Church basements are usually pretty benign places, containing casseroles, bake sales, and a few extra hymnal books. Not so in the basement of St. Leonard’s church in Hythe, which has, in place of casseroles, thousands and thousands of human bones.
The bonehouse of St. Leonard’s church contains around 2000 skulls — some showing interesting dental and medical conditions as well as evidence of trepanning. Altogether St. Leonard’s contains the remains of around 4000 men, women, and children.
The bones have been bringing in people and money (the church charges visitors pay a small fee) since medieval times. Perhaps part of the appeal of the bones is the story of their macabre origin.
Around 1200, the Archbishop Becket was murdered, and pilgrims began visiting his shrine. The church capitalized on the visitors, asking them to donate in exchange for seeing the shrine. This made other local churches jealous as St Leonard’s became rich.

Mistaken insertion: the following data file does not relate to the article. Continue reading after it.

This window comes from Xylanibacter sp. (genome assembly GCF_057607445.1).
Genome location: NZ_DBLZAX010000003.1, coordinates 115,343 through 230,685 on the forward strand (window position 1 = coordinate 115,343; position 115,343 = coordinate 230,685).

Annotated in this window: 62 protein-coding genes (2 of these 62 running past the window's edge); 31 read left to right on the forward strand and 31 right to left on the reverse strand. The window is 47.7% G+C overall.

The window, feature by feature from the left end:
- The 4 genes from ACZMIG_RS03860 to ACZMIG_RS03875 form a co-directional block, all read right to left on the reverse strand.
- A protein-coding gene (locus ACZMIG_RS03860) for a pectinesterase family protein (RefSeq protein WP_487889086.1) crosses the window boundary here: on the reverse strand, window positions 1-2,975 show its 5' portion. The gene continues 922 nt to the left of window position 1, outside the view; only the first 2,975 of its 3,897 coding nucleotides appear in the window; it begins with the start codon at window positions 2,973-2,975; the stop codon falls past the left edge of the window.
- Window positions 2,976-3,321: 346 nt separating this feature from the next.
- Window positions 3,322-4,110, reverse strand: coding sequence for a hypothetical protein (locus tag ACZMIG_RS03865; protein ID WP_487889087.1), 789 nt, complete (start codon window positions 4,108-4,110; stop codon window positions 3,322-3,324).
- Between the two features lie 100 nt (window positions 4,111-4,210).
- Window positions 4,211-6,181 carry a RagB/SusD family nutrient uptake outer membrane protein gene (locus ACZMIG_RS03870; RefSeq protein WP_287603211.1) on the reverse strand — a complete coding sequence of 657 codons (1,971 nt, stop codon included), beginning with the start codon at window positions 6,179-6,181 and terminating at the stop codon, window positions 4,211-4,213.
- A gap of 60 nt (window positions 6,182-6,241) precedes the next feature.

So where then did the the other 3,999 skeletons come from? No knows for sure. Some believe they are the bones of soldiers killed in battle, some that they’re from victims of the Black Death. The most likely explanation is that the bones accumulated as a result of the church’s expansion into a burial site: The bones were, for lack of a better solution, simply dug up and stored in the church. Recent studies have also indicated that they were of probably mostly Roman decent and came to Hythe during the Roman occupation, settling, and eventually being buried in the area.
Currently the bones are being studied by a Bournemouth University graduate to identify a disease which so far has been evident on at least 40% of the 250 skulls studied.
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